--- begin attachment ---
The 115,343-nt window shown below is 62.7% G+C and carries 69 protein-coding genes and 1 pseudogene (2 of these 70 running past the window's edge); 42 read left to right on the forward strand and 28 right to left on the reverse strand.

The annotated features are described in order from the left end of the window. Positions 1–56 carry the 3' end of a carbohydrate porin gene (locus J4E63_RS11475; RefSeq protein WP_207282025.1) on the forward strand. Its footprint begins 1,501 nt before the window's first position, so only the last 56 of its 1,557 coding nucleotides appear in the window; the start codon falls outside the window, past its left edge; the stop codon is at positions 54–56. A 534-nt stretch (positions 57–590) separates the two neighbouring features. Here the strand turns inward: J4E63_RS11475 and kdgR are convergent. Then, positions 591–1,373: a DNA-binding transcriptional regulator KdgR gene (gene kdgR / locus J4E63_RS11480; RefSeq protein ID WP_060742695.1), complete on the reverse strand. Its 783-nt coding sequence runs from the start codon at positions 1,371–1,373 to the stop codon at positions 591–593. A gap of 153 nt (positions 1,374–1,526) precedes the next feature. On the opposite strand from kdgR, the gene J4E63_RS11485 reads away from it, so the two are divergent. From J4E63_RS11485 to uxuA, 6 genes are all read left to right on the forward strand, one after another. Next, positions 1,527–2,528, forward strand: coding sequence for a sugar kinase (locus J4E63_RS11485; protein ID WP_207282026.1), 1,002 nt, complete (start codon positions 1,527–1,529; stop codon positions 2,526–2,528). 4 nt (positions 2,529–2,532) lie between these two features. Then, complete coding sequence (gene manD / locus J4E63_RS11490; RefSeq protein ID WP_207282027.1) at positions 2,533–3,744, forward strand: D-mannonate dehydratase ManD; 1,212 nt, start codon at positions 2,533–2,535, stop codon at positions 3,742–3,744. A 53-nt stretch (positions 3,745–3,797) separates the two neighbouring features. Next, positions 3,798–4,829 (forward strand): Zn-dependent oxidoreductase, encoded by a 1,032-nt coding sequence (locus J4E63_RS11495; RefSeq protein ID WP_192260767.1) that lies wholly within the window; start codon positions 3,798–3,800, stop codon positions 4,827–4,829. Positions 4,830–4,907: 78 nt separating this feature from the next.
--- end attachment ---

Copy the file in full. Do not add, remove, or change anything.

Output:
The 115,343-nt window shown below is 62.7% G+C and carries 69 protein-coding genes and 1 pseudogene (2 of these 70 running past the window's edge); 42 read left to right on the forward strand and 28 right to left on the reverse strand.

The annotated features are described in order from the left end of the window. Positions 1–56 carry the 3' end of a carbohydrate porin gene (locus J4E63_RS11475; RefSeq protein WP_207282025.1) on the forward strand. Its footprint begins 1,501 nt before the window's first position, so only the last 56 of its 1,557 coding nucleotides appear in the window; the start codon falls outside the window, past its left edge; the stop codon is at positions 54–56. A 534-nt stretch (positions 57–590) separates the two neighbouring features. Here the strand turns inward: J4E63_RS11475 and kdgR are convergent. Then, positions 591–1,373: a DNA-binding transcriptional regulator KdgR gene (gene kdgR / locus J4E63_RS11480; RefSeq protein ID WP_060742695.1), complete on the reverse strand. Its 783-nt coding sequence runs from the start codon at positions 1,371–1,373 to the stop codon at positions 591–593. A gap of 153 nt (positions 1,374–1,526) precedes the next feature. On the opposite strand from kdgR, the gene J4E63_RS11485 reads away from it, so the two are divergent. From J4E63_RS11485 to uxuA, 6 genes are all read left to right on the forward strand, one after another. Next, positions 1,527–2,528, forward strand: coding sequence for a sugar kinase (locus J4E63_RS11485; protein ID WP_207282026.1), 1,002 nt, complete (start codon positions 1,527–1,529; stop codon positions 2,526–2,528). 4 nt (positions 2,529–2,532) lie between these two features. Then, complete coding sequence (gene manD / locus J4E63_RS11490; RefSeq protein ID WP_207282027.1) at positions 2,533–3,744, forward strand: D-mannonate dehydratase ManD; 1,212 nt, start codon at positions 2,533–2,535, stop codon at positions 3,742–3,744. A 53-nt stretch (positions 3,745–3,797) separates the two neighbouring features. Next, positions 3,798–4,829 (forward strand): Zn-dependent oxidoreductase, encoded by a 1,032-nt coding sequence (locus J4E63_RS11495; RefSeq protein ID WP_192260767.1) that lies wholly within the window; start codon positions 3,798–3,800, stop codon positions 4,827–4,829. Positions 4,830–4,907: 78 nt separating this feature from the next.